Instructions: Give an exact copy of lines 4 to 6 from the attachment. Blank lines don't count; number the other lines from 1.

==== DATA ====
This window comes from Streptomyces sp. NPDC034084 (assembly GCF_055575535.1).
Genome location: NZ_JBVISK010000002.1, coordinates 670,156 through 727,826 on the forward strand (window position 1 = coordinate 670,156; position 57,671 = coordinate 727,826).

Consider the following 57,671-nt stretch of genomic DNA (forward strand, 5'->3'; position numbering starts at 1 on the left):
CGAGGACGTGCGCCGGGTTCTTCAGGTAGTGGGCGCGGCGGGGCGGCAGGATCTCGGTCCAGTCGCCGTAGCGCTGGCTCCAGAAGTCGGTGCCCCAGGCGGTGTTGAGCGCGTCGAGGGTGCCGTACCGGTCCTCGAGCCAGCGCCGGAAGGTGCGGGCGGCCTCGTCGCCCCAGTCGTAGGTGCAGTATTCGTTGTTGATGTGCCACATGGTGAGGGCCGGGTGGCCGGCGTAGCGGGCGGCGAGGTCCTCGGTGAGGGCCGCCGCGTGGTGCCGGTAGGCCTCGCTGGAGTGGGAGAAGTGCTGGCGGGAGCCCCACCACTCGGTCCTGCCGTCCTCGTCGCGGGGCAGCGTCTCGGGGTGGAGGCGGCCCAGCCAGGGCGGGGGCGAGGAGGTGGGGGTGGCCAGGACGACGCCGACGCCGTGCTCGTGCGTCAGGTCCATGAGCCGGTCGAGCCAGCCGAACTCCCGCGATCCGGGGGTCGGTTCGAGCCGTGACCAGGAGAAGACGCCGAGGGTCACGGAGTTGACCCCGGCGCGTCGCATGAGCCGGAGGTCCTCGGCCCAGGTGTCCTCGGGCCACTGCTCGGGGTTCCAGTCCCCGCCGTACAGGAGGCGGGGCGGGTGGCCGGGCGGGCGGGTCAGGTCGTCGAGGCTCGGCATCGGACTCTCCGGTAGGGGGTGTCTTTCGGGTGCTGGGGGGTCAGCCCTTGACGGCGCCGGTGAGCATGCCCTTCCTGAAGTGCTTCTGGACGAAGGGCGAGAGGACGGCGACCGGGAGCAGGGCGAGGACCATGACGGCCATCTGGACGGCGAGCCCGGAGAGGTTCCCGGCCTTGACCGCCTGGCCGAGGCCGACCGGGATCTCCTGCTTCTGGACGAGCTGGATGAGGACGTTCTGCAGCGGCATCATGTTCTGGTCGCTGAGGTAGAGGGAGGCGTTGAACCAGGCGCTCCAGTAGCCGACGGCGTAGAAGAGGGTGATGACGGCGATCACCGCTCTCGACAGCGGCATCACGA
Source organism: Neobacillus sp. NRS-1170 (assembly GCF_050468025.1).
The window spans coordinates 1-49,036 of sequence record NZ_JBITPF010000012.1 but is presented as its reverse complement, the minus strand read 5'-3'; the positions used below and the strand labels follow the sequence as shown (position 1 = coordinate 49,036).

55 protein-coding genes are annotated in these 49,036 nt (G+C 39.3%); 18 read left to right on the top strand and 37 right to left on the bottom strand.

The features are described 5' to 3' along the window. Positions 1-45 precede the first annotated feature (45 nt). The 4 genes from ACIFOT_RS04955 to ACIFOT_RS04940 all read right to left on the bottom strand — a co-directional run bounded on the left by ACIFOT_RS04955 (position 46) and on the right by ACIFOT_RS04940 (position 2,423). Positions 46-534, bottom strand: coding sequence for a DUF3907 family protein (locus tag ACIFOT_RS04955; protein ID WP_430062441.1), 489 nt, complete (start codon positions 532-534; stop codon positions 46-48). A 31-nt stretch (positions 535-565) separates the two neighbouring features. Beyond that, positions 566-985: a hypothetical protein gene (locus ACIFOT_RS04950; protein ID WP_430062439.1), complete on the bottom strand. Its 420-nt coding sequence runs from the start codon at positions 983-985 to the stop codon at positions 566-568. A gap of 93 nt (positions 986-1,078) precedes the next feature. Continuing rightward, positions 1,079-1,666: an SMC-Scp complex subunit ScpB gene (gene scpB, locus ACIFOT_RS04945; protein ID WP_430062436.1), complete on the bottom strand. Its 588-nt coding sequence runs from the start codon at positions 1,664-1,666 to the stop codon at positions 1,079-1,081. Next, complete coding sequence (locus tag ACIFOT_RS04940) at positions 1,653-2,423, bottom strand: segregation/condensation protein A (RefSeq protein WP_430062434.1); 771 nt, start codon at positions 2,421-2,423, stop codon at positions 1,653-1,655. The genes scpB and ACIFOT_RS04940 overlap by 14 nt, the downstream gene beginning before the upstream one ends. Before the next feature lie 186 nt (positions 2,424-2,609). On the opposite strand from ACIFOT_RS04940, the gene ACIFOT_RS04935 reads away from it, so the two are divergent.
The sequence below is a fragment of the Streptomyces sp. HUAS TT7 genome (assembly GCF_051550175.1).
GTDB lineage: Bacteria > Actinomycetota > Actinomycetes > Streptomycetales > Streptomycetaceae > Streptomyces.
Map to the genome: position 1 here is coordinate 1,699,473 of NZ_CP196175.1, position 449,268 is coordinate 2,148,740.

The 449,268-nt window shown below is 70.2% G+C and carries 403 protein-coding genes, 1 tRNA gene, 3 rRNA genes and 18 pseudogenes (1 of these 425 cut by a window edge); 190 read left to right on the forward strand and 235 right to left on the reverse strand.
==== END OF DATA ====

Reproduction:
CGAGGACGTGCGCCGGGTTCTTCAGGTAGTGGGCGCGGCGGGGCGGCAGGATCTCGGTCCAGTCGCCGTAGCGCTGGCTCCAGAAGTCGGTGCCCCAGGCGGTGTTGAGCGCGTCGAGGGTGCCGTACCGGTCCTCGAGCCAGCGCCGGAAGGTGCGGGCGGCCTCGTCGCCCCAGTCGTAGGTGCAGTATTCGTTGTTGATGTGCCACATGGTGAGGGCCGGGTGGCCGGCGTAGCGGGCGGCGAGGTCCTCGGTGAGGGCCGCCGCGTGGTGCCGGTAGGCCTCGCTGGAGTGGGAGAAGTGCTGGCGGGAGCCCCACCACTCGGTCCTGCCGTCCTCGTCGCGGGGCAGCGTCTCGGGGTGGAGGCGGCCCAGCCAGGGCGGGGGCGAGGAGGTGGGGGTGGCCAGGACGACGCCGACGCCGTGCTCGTGCGTCAGGTCCATGAGCCGGTCGAGCCAGCCGAACTCCCGCGATCCGGGGGTCGGTTCGAGCCGTGACCAGGAGAAGACGCCGAGGGTCACGGAGTTGACCCCGGCGCGTCGCATGAGCCGGAGGTCCTCGGCCCAGGTGTCCTCGGGCCACTGCTCGGGGTTCCAGTCCCCGCCGTACAGGAGGCGGGGCGGGTGGCCGGGCGGGCGGGTCAGGTCGTCGAGGCTCGGCATCGGACTCTCCGGTAGGGGGTGTCTTTCGGGTGCTGGGGGGTCAGCCCTTGACGGCGCCGGTGAGCATGCCCTTCCTGAAGTGCTTCTGGACGAAGGGCGAGAGGACGGCGACCGGGAGCAGGGCGAGGACCATGACGGCCATCTGGACGGCGAGCCCGGAGAGGTTCCCGGCCTTGACCGCCTGGCCGAGGCCGACCGGGATCTCCTGCTTCTGGACGAGCTGGATGAGGACGTTCTGCAGCGGCATCATGTTCTGGTCGCTGAGGTAGAGGGAGGCGTTGAACCAGGCGCTCCAGTAGCCGACGGCGTAGAAGAGGGTGATGACGGCGATCACCGCTCTCGACAGCGGCATCACGA
Source organism: Neobacillus sp. NRS-1170 (assembly GCF_050468025.1).
The window spans coordinates 1-49,036 of sequence record NZ_JBITPF010000012.1 but is presented as its reverse complement, the minus strand read 5'-3'; the positions used below and the strand labels follow the sequence as shown (position 1 = coordinate 49,036).